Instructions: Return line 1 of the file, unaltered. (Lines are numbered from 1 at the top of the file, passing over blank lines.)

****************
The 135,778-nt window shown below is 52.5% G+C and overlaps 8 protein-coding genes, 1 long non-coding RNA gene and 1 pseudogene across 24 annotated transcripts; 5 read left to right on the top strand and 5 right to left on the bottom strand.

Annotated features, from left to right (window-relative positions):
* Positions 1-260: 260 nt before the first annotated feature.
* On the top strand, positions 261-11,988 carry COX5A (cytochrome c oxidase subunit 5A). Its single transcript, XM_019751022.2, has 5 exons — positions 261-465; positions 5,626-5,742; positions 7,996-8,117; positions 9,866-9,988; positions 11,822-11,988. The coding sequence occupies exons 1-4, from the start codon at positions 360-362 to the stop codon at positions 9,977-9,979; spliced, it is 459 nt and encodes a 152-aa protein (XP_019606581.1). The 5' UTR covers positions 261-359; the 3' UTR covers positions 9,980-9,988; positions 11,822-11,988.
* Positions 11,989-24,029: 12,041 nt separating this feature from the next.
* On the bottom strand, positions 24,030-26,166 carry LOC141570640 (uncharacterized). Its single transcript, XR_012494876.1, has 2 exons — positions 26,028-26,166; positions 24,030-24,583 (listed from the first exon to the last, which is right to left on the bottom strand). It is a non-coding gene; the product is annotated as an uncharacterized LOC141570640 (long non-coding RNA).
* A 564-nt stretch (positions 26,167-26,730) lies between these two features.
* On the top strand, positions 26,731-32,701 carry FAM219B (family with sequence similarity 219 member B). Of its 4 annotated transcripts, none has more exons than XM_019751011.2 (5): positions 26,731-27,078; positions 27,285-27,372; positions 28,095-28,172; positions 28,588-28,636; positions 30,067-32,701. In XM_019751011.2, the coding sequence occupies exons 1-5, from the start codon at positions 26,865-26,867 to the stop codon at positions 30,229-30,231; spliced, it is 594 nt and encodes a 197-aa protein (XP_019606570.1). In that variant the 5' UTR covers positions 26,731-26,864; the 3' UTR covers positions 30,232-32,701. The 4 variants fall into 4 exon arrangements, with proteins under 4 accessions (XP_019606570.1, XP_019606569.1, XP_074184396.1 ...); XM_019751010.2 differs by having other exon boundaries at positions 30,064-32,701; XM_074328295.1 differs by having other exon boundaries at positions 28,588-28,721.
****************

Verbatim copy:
The 135,778-nt window shown below is 52.5% G+C and overlaps 8 protein-coding genes, 1 long non-coding RNA gene and 1 pseudogene across 24 annotated transcripts; 5 read left to right on the top strand and 5 right to left on the bottom strand.